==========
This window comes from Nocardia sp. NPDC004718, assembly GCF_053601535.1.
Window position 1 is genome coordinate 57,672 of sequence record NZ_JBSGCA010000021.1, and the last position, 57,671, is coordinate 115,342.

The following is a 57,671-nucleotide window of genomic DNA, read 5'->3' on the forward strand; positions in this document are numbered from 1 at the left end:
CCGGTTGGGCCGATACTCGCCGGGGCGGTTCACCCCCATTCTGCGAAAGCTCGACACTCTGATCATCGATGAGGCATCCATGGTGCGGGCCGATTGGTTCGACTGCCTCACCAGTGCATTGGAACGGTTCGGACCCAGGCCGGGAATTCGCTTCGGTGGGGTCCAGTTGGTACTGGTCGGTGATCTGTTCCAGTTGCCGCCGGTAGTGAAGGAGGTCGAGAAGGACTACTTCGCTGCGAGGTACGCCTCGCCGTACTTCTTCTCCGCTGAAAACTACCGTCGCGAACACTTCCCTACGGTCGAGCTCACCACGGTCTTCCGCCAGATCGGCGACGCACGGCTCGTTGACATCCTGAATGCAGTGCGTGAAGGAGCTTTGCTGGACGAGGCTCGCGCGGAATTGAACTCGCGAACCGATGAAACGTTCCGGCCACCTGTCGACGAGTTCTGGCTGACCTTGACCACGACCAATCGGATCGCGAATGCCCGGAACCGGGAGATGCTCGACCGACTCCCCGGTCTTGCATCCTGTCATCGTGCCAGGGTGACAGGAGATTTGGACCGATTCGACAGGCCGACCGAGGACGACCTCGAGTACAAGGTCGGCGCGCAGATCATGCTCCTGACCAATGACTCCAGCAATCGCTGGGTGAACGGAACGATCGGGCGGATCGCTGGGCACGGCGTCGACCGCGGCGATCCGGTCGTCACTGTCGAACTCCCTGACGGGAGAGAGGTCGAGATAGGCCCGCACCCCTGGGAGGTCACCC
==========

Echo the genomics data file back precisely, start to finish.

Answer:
This window comes from Nocardia sp. NPDC004718, assembly GCF_053601535.1.
Window position 1 is genome coordinate 57,672 of sequence record NZ_JBSGCA010000021.1, and the last position, 57,671, is coordinate 115,342.

The following is a 57,671-nucleotide window of genomic DNA, read 5'->3' on the forward strand; positions in this document are numbered from 1 at the left end:
CCGGTTGGGCCGATACTCGCCGGGGCGGTTCACCCCCATTCTGCGAAAGCTCGACACTCTGATCATCGATGAGGCATCCATGGTGCGGGCCGATTGGTTCGACTGCCTCACCAGTGCATTGGAACGGTTCGGACCCAGGCCGGGAATTCGCTTCGGTGGGGTCCAGTTGGTACTGGTCGGTGATCTGTTCCAGTTGCCGCCGGTAGTGAAGGAGGTCGAGAAGGACTACTTCGCTGCGAGGTACGCCTCGCCGTACTTCTTCTCCGCTGAAAACTACCGTCGCGAACACTTCCCTACGGTCGAGCTCACCACGGTCTTCCGCCAGATCGGCGACGCACGGCTCGTTGACATCCTGAATGCAGTGCGTGAAGGAGCTTTGCTGGACGAGGCTCGCGCGGAATTGAACTCGCGAACCGATGAAACGTTCCGGCCACCTGTCGACGAGTTCTGGCTGACCTTGACCACGACCAATCGGATCGCGAATGCCCGGAACCGGGAGATGCTCGACCGACTCCCCGGTCTTGCATCCTGTCATCGTGCCAGGGTGACAGGAGATTTGGACCGATTCGACAGGCCGACCGAGGACGACCTCGAGTACAAGGTCGGCGCGCAGATCATGCTCCTGACCAATGACTCCAGCAATCGCTGGGTGAACGGAACGATCGGGCGGATCGCTGGGCACGGCGTCGACCGCGGCGATCCGGTCGTCACTGTCGAACTCCCTGACGGGAGAGAGGTCGAGATAGGCCCGCACCCCTGGGAGGTCACCC